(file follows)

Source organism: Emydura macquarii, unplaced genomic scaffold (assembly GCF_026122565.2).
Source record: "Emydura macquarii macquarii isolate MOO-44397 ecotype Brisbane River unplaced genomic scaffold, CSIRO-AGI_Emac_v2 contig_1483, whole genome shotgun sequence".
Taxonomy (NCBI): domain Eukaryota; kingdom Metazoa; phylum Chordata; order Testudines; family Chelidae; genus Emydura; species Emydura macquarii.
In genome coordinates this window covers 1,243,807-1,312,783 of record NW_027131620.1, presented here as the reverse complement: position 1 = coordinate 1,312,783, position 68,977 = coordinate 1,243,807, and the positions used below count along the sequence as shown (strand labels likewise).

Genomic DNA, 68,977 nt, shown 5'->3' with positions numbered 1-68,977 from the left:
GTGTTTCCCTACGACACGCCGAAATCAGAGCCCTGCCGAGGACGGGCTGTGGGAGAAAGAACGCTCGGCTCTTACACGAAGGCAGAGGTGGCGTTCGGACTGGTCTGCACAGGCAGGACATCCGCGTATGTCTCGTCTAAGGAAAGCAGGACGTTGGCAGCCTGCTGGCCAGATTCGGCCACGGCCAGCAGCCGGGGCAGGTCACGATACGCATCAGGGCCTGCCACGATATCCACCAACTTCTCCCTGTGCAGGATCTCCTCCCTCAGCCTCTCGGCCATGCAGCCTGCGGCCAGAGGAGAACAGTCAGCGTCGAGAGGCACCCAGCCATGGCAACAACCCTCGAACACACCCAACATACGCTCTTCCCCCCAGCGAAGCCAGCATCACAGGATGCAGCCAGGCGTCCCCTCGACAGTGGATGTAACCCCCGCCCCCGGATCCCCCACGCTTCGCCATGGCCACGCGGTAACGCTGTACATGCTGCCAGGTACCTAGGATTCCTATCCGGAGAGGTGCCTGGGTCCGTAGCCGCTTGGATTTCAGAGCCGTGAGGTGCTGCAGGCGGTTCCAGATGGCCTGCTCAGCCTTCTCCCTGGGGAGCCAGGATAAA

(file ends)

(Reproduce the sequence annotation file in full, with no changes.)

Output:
Source organism: Emydura macquarii, unplaced genomic scaffold (assembly GCF_026122565.2).
Source record: "Emydura macquarii macquarii isolate MOO-44397 ecotype Brisbane River unplaced genomic scaffold, CSIRO-AGI_Emac_v2 contig_1483, whole genome shotgun sequence".
Taxonomy (NCBI): domain Eukaryota; kingdom Metazoa; phylum Chordata; order Testudines; family Chelidae; genus Emydura; species Emydura macquarii.
In genome coordinates this window covers 1,243,807-1,312,783 of record NW_027131620.1, presented here as the reverse complement: position 1 = coordinate 1,312,783, position 68,977 = coordinate 1,243,807, and the positions used below count along the sequence as shown (strand labels likewise).

Genomic DNA, 68,977 nt, shown 5'->3' with positions numbered 1-68,977 from the left:
GTGTTTCCCTACGACACGCCGAAATCAGAGCCCTGCCGAGGACGGGCTGTGGGAGAAAGAACGCTCGGCTCTTACACGAAGGCAGAGGTGGCGTTCGGACTGGTCTGCACAGGCAGGACATCCGCGTATGTCTCGTCTAAGGAAAGCAGGACGTTGGCAGCCTGCTGGCCAGATTCGGCCACGGCCAGCAGCCGGGGCAGGTCACGATACGCATCAGGGCCTGCCACGATATCCACCAACTTCTCCCTGTGCAGGATCTCCTCCCTCAGCCTCTCGGCCATGCAGCCTGCGGCCAGAGGAGAACAGTCAGCGTCGAGAGGCACCCAGCCATGGCAACAACCCTCGAACACACCCAACATACGCTCTTCCCCCCAGCGAAGCCAGCATCACAGGATGCAGCCAGGCGTCCCCTCGACAGTGGATGTAACCCCCGCCCCCGGATCCCCCACGCTTCGCCATGGCCACGCGGTAACGCTGTACATGCTGCCAGGTACCTAGGATTCCTATCCGGAGAGGTGCCTGGGTCCGTAGCCGCTTGGATTTCAGAGCCGTGAGGTGCTGCAGGCGGTTCCAGATGGCCTGCTCAGCCTTCTCCCTGGGGAGCCAGGATAAA